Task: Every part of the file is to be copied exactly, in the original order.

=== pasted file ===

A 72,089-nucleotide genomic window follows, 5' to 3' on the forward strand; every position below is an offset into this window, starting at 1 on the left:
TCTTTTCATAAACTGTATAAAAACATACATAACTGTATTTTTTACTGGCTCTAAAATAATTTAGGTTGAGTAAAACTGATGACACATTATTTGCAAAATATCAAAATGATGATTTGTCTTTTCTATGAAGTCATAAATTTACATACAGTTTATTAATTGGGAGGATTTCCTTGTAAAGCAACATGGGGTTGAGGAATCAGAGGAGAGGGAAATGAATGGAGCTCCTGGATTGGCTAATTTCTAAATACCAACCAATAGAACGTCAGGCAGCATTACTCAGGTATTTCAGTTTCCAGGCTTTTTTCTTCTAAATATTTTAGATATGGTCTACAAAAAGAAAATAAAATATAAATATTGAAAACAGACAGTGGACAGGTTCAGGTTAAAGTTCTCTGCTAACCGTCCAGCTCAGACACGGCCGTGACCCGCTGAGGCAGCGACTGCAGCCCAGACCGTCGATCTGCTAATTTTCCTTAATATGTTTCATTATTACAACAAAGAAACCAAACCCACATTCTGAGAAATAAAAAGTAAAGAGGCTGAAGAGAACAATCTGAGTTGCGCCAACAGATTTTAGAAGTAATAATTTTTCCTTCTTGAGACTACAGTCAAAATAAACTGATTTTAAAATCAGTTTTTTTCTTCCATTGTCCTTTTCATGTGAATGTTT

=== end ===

A 72,089-nucleotide genomic window follows, 5' to 3' on the forward strand; every position below is an offset into this window, starting at 1 on the left:
TCTTTTCATAAACTGTATAAAAACATACATAACTGTATTTTTTACTGGCTCTAAAATAATTTAGGTTGAGTAAAACTGATGACACATTATTTGCAAAATATCAAAATGATGATTTGTCTTTTCTATGAAGTCATAAATTTACATACAGTTTATTAATTGGGAGGATTTCCTTGTAAAGCAACATGGGGTTGAGGAATCAGAGGAGAGGGAAATGAATGGAGCTCCTGGATTGGCTAATTTCTAAATACCAACCAATAGAACGTCAGGCAGCATTACTCAGGTATTTCAGTTTCCAGGCTTTTTTCTTCTAAATATTTTAGATATGGTCTACAAAAAGAAAATAAAATATAAATATTGAAAACAGACAGTGGACAGGTTCAGGTTAAAGTTCTCTGCTAACCGTCCAGCTCAGACACGGCCGTGACCCGCTGAGGCAGCGACTGCAGCCCAGACCGTCGATCTGCTAATTTTCCTTAATATGTTTCATTATTACAACAAAGAAACCAAACCCACATTCTGAGAAATAAAAAGTAAAGAGGCTGAAGAGAACAATCTGAGTTGCGCCAACAGATTTTAGAAGTAATAATTTTTCCTTCTTGAGACTACAGTCAAAATAAACTGATTTTAAAATCAGTTTTTTTCTTCCATTGTCCTTTTCATGTGAATGTTT